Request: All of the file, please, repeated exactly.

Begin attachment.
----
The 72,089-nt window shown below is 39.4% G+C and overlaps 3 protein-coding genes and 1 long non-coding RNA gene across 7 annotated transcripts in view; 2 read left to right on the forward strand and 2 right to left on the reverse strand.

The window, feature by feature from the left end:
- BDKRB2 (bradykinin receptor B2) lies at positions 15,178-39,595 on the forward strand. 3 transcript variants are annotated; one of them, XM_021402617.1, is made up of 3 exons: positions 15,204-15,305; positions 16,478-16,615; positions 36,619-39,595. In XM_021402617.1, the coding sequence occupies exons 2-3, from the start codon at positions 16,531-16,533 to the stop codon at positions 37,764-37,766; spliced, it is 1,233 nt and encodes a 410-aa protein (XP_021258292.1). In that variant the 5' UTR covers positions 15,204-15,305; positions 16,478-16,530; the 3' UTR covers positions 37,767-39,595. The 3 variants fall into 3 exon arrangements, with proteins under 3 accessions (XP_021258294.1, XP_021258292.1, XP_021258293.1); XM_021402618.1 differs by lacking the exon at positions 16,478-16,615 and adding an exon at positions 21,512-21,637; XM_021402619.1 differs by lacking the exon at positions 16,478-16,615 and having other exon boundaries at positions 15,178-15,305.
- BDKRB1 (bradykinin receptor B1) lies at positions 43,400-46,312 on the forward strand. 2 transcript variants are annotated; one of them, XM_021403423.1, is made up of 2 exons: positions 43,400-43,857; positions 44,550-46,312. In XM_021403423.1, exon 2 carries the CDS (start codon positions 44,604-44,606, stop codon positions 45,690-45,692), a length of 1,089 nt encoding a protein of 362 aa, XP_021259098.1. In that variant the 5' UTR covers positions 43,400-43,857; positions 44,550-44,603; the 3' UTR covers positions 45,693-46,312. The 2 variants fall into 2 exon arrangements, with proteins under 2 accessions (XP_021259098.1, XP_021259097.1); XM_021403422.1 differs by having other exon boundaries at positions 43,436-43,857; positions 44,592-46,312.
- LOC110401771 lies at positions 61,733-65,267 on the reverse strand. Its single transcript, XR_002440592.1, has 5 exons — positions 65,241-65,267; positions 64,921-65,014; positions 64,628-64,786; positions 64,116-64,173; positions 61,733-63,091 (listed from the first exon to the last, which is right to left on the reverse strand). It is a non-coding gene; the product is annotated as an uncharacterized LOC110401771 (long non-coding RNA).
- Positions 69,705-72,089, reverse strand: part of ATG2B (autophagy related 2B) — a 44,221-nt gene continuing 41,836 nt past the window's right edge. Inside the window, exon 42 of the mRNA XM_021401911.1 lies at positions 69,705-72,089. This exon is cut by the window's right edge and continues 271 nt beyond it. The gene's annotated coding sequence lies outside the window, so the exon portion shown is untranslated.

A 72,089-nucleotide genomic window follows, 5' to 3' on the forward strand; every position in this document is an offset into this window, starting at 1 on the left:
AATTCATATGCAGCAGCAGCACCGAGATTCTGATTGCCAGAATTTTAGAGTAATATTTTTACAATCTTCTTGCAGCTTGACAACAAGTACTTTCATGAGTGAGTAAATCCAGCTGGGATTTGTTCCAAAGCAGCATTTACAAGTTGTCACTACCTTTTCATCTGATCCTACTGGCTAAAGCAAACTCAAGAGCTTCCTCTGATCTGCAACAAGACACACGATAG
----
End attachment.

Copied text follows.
The 72,089-nt window shown below is 39.4% G+C and overlaps 3 protein-coding genes and 1 long non-coding RNA gene across 7 annotated transcripts in view; 2 read left to right on the forward strand and 2 right to left on the reverse strand.

The window, feature by feature from the left end:
- BDKRB2 (bradykinin receptor B2) lies at positions 15,178-39,595 on the forward strand. 3 transcript variants are annotated; one of them, XM_021402617.1, is made up of 3 exons: positions 15,204-15,305; positions 16,478-16,615; positions 36,619-39,595. In XM_021402617.1, the coding sequence occupies exons 2-3, from the start codon at positions 16,531-16,533 to the stop codon at positions 37,764-37,766; spliced, it is 1,233 nt and encodes a 410-aa protein (XP_021258292.1). In that variant the 5' UTR covers positions 15,204-15,305; positions 16,478-16,530; the 3' UTR covers positions 37,767-39,595. The 3 variants fall into 3 exon arrangements, with proteins under 3 accessions (XP_021258294.1, XP_021258292.1, XP_021258293.1); XM_021402618.1 differs by lacking the exon at positions 16,478-16,615 and adding an exon at positions 21,512-21,637; XM_021402619.1 differs by lacking the exon at positions 16,478-16,615 and having other exon boundaries at positions 15,178-15,305.
- BDKRB1 (bradykinin receptor B1) lies at positions 43,400-46,312 on the forward strand. 2 transcript variants are annotated; one of them, XM_021403423.1, is made up of 2 exons: positions 43,400-43,857; positions 44,550-46,312. In XM_021403423.1, exon 2 carries the CDS (start codon positions 44,604-44,606, stop codon positions 45,690-45,692), a length of 1,089 nt encoding a protein of 362 aa, XP_021259098.1. In that variant the 5' UTR covers positions 43,400-43,857; positions 44,550-44,603; the 3' UTR covers positions 45,693-46,312. The 2 variants fall into 2 exon arrangements, with proteins under 2 accessions (XP_021259098.1, XP_021259097.1); XM_021403422.1 differs by having other exon boundaries at positions 43,436-43,857; positions 44,592-46,312.
- LOC110401771 lies at positions 61,733-65,267 on the reverse strand. Its single transcript, XR_002440592.1, has 5 exons — positions 65,241-65,267; positions 64,921-65,014; positions 64,628-64,786; positions 64,116-64,173; positions 61,733-63,091 (listed from the first exon to the last, which is right to left on the reverse strand). It is a non-coding gene; the product is annotated as an uncharacterized LOC110401771 (long non-coding RNA).
- Positions 69,705-72,089, reverse strand: part of ATG2B (autophagy related 2B) — a 44,221-nt gene continuing 41,836 nt past the window's right edge. Inside the window, exon 42 of the mRNA XM_021401911.1 lies at positions 69,705-72,089. This exon is cut by the window's right edge and continues 271 nt beyond it. The gene's annotated coding sequence lies outside the window, so the exon portion shown is untranslated.

A 72,089-nucleotide genomic window follows, 5' to 3' on the forward strand; every position in this document is an offset into this window, starting at 1 on the left:
AATTCATATGCAGCAGCAGCACCGAGATTCTGATTGCCAGAATTTTAGAGTAATATTTTTACAATCTTCTTGCAGCTTGACAACAAGTACTTTCATGAGTGAGTAAATCCAGCTGGGATTTGTTCCAAAGCAGCATTTACAAGTTGTCACTACCTTTTCATCTGATCCTACTGGCTAAAGCAAACTCAAGAGCTTCCTCTGATCTGCAACAAGACACACGATAG